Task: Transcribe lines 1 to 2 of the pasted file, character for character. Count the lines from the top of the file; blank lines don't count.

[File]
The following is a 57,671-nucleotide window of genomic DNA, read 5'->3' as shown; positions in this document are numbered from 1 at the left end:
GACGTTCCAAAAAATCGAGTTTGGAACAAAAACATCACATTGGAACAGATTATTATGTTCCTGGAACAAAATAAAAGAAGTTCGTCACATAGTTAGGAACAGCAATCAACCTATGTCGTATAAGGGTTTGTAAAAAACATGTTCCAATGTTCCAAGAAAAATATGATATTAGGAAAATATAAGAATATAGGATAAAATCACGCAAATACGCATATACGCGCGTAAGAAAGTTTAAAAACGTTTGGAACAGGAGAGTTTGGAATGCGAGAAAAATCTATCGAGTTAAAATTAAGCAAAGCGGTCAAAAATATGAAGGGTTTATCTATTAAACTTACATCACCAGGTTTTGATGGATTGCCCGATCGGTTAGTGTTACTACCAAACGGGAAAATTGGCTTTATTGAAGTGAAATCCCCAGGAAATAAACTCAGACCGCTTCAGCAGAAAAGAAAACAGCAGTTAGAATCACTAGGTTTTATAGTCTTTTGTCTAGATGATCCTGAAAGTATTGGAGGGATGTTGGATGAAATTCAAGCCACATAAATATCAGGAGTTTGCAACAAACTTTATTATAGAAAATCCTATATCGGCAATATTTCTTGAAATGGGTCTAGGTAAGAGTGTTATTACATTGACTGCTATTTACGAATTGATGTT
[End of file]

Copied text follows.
The following is a 57,671-nucleotide window of genomic DNA, read 5'->3' as shown; positions in this document are numbered from 1 at the left end:
GACGTTCCAAAAAATCGAGTTTGGAACAAAAACATCACATTGGAACAGATTATTATGTTCCTGGAACAAAATAAAAGAAGTTCGTCACATAGTTAGGAACAGCAATCAACCTATGTCGTATAAGGGTTTGTAAAAAACATGTTCCAATGTTCCAAGAAAAATATGATATTAGGAAAATATAAGAATATAGGATAAAATCACGCAAATACGCATATACGCGCGTAAGAAAGTTTAAAAACGTTTGGAACAGGAGAGTTTGGAATGCGAGAAAAATCTATCGAGTTAAAATTAAGCAAAGCGGTCAAAAATATGAAGGGTTTATCTATTAAACTTACATCACCAGGTTTTGATGGATTGCCCGATCGGTTAGTGTTACTACCAAACGGGAAAATTGGCTTTATTGAAGTGAAATCCCCAGGAAATAAACTCAGACCGCTTCAGCAGAAAAGAAAACAGCAGTTAGAATCACTAGGTTTTATAGTCTTTTGTCTAGATGATCCTGAAAGTATTGGAGGGATGTTGGATGAAATTCAAGCCACATAAATATCAGGAGTTTGCAACAAACTTTATTATAGAAAATCCTATATCGGCAATATTTCTTGAAATGGGTCTAGGTAAGAGTGTTATTACATTGACTGCTATTTACGAATTGATGTT